The talk will briefly introduce Moog Inc. It will then describe Moog's view of its value proposition to robotics and autonomous systems. If robots and autonomous system are to achieve their enormous potential to positively impact the world economy, the technology has to achieve equivalent the levels of robustness, availability, reliability and safety that are expected from current solutions. The commercial aircraft industry has seen an order of magnitude increase in machine complexity in the last fifty years in order to reach the highest ever levels of cost per seat-mile and safety in its history. Today one can travel cheaper and safer than ever. Moog believes that there are opportunities to apply the methodologies and principles that enabled the lowest ever costs while at the same time managing the highest ever complexity and safety levels for aircraft to robotics and autonomous systems. The talk will briefly describe the type of approaches used in aircraft to achieve such low levels of failures that are hard to comprehend (or believe for those not familiar with the engineering approach), while at the same time, relying on low cost commercial off the shelf components in electronics, materials and manufacturing processes. Next the talk will move onto a couple of active research projects Moog is engaged in with ETHZ and IIT. Finally, it will give an overview of an emerging research effort in certification of advanced (robot) control laws.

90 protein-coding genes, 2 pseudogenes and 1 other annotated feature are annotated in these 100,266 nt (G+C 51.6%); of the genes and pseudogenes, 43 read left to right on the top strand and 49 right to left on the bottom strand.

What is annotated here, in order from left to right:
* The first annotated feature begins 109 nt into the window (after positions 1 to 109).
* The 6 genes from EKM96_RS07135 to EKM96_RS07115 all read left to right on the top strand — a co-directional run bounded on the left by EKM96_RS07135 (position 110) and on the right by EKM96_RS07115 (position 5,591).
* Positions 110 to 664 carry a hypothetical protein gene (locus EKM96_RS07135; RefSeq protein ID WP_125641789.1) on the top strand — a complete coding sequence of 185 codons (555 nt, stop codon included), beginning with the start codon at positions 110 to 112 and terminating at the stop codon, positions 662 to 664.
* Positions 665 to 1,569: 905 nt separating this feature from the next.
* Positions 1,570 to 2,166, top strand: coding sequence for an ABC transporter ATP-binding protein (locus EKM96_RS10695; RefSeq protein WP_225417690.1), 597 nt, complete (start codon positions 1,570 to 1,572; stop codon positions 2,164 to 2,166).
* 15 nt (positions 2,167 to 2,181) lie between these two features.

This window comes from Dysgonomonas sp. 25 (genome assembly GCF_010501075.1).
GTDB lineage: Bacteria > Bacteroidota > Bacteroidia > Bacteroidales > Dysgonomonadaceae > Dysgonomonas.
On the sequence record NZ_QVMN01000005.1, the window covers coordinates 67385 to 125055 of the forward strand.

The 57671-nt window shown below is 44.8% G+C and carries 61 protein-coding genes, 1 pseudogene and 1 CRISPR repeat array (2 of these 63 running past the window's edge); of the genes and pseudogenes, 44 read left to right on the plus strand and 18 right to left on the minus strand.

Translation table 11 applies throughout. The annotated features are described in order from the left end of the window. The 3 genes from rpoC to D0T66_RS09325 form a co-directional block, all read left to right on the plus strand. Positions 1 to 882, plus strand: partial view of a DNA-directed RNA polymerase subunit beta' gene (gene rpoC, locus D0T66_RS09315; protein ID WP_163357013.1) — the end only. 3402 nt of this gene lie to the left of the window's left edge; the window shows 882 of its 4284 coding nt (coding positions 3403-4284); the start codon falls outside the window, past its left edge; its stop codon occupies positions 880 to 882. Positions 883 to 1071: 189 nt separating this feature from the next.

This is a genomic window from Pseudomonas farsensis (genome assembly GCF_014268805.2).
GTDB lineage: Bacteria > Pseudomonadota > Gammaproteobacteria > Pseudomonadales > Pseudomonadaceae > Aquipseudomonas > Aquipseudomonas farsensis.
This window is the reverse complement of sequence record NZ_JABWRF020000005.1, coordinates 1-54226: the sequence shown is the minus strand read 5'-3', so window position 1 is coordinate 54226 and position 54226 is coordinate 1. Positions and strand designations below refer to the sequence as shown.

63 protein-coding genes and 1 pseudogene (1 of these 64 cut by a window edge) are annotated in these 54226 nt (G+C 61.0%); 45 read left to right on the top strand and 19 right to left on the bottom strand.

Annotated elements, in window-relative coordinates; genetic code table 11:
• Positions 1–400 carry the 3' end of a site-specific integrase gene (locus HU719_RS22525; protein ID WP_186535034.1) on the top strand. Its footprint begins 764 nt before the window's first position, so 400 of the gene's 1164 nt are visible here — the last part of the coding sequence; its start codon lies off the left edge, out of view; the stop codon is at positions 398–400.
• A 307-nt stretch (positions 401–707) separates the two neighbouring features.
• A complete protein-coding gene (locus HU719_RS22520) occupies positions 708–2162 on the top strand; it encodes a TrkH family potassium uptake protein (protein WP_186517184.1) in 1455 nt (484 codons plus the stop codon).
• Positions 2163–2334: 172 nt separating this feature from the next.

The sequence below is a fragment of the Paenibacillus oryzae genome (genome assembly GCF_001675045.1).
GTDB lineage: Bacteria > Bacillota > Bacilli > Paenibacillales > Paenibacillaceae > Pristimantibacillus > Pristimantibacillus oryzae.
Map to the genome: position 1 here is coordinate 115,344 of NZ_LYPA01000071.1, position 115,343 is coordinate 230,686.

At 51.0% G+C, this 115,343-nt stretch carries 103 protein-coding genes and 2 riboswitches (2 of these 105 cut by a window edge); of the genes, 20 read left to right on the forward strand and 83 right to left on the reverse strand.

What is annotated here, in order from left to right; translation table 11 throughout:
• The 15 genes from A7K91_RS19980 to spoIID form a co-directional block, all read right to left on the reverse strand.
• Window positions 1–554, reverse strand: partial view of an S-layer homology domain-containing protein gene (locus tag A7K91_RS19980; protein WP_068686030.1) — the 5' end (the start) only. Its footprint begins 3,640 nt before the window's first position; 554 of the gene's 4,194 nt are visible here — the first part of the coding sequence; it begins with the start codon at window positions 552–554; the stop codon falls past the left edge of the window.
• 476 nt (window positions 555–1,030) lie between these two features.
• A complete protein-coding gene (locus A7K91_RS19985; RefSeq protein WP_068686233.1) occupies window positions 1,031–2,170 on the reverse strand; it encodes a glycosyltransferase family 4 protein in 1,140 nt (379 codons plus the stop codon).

Organizers: Ludovic Righetti


  • Andre Seyfarth
  • MRZ Seminar Room

In this presentation a series of conceptual models for describing human and animal locomotion will be presented ranging from standing to walking and running. By subsequently increasing the complexity of the models we show that basic properties of the underlying spring-mass model can be inherited by the more detailed models. Model extensions include the consideration of a rigid trunk (instead of a point mass), non-elastic leg properties (instead of a mass-less leg spring), additional legs (two and four legs), leg masses, leg segments (e.g. a compliantly attached foot) and energy management protocols. Furthermore we propose a methodology to evaluate and refine conceptual models based on the test trilogy. This approach consists of a simulation test, a hardware test and a behavioral comparison of biological experiments with model predictions and hardware models.